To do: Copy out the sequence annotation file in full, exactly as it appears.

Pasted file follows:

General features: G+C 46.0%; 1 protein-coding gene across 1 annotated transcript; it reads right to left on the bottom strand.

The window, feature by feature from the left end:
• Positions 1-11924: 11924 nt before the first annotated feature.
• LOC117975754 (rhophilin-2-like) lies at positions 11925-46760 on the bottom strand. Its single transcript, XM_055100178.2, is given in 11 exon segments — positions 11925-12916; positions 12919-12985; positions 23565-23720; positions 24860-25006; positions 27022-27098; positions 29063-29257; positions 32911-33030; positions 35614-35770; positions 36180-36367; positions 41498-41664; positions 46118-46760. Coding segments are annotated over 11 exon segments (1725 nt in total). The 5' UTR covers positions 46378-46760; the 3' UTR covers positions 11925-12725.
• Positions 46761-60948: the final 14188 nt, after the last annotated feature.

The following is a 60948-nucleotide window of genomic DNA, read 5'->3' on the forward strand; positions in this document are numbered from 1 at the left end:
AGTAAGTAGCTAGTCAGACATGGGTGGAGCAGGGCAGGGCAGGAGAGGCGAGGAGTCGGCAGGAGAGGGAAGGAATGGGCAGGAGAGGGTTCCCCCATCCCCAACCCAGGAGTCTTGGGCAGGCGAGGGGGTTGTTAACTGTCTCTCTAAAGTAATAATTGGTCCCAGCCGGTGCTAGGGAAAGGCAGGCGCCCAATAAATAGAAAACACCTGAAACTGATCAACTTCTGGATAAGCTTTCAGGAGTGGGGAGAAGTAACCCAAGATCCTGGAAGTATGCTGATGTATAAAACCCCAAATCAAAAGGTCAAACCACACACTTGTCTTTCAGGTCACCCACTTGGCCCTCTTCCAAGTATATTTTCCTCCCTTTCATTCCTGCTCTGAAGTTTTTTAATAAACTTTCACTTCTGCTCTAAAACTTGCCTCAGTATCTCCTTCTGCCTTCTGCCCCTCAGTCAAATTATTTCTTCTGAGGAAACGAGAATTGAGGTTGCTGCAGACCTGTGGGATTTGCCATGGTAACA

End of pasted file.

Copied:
General features: G+C 46.0%; 1 protein-coding gene across 1 annotated transcript; it reads right to left on the bottom strand.

The window, feature by feature from the left end:
• Positions 1-11924: 11924 nt before the first annotated feature.
• LOC117975754 (rhophilin-2-like) lies at positions 11925-46760 on the bottom strand. Its single transcript, XM_055100178.2, is given in 11 exon segments — positions 11925-12916; positions 12919-12985; positions 23565-23720; positions 24860-25006; positions 27022-27098; positions 29063-29257; positions 32911-33030; positions 35614-35770; positions 36180-36367; positions 41498-41664; positions 46118-46760. Coding segments are annotated over 11 exon segments (1725 nt in total). The 5' UTR covers positions 46378-46760; the 3' UTR covers positions 11925-12725.
• Positions 46761-60948: the final 14188 nt, after the last annotated feature.

The following is a 60948-nucleotide window of genomic DNA, read 5'->3' on the forward strand; positions in this document are numbered from 1 at the left end:
AGTAAGTAGCTAGTCAGACATGGGTGGAGCAGGGCAGGGCAGGAGAGGCGAGGAGTCGGCAGGAGAGGGAAGGAATGGGCAGGAGAGGGTTCCCCCATCCCCAACCCAGGAGTCTTGGGCAGGCGAGGGGGTTGTTAACTGTCTCTCTAAAGTAATAATTGGTCCCAGCCGGTGCTAGGGAAAGGCAGGCGCCCAATAAATAGAAAACACCTGAAACTGATCAACTTCTGGATAAGCTTTCAGGAGTGGGGAGAAGTAACCCAAGATCCTGGAAGTATGCTGATGTATAAAACCCCAAATCAAAAGGTCAAACCACACACTTGTCTTTCAGGTCACCCACTTGGCCCTCTTCCAAGTATATTTTCCTCCCTTTCATTCCTGCTCTGAAGTTTTTTAATAAACTTTCACTTCTGCTCTAAAACTTGCCTCAGTATCTCCTTCTGCCTTCTGCCCCTCAGTCAAATTATTTCTTCTGAGGAAACGAGAATTGAGGTTGCTGCAGACCTGTGGGATTTGCCATGGTAACA